Want to know more?

Interconnect Scotland: http://www.equatescotland.org.uk/interconnect/interconnect-student-network

Ayrshire Connects: http://www1.ayrshire.ac.uk/students/ayrshire-connects/

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Space women connect with Ayrshire female STEM students

For National Women in Engineering Day 2016, we are delighted to share the thoughts of three leading women in science and engineering who spent all of last week at Ayrshire College with 200 school pupils and students on the International Space School Educational Trust’s (ISSET) Mission Discovery Programme.

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Sarah Murray is Assistant Division Chief of EVA, Robotic and Crew Systems at the National Aeronautics and Space Administration (NASA). On Monday 13 June, Sarah was the keynote speaker at the launch of Ayrshire Connects – a mentoring network for female STEM students across the college to connect to each other, to students in other colleges and universities, to employers and women in the industry sectors they aspire to enter, and to senior pupils in secondary schools across Ayrshire.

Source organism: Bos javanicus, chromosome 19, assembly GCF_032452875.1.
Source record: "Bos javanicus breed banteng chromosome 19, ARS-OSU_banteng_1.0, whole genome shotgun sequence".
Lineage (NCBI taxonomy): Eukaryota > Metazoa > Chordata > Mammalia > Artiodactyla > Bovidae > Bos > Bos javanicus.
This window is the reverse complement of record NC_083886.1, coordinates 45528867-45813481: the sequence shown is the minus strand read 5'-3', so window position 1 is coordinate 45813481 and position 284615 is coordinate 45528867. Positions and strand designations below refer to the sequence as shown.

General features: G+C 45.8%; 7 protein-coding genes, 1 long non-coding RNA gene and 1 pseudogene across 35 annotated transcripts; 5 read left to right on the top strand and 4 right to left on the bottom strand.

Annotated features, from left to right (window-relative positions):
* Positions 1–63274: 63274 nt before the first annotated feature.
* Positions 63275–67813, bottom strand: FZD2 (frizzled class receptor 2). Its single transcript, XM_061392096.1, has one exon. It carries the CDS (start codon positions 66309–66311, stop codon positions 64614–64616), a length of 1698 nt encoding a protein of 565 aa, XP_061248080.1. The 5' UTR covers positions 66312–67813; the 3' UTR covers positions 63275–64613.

Here’s what Sarah and her colleagues had to say about women in science, technology, engineering and maths.


Sarah Murray, NASA’s Assistant Division Chief of EVA, Robotic and Crew Systems, speaking at the launch of Ayrshire Connects

It was my love of math that sparked the initial interest in electrical engineering for me. When I looked for something to study, the main thing I looked at was ‘where can I use my math?’ And electrical engineering was a great choice.

I am absolutely impressed by how Ayrshire College is engaging with young females into STEM. Especially when looking at the statistics that were shown of the small percentage of women in mathematics, technology and engineering.

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I thought it was a great idea to bring these young women together so they can network and hear my story. If they got something out of it – and it seems like they did – then I’m really glad I was able to inspire them. This is a great venue for an event like this.

If they could take just one thing from my talk it would be: know what your goals are and no matter what bumps you hit in the road, just get over them and keep pushing. You need support, determination, and perseverance to reach your goals. You’re always going to run into obstacles so whether you go over them, under them, or through them, don’t let them deter you.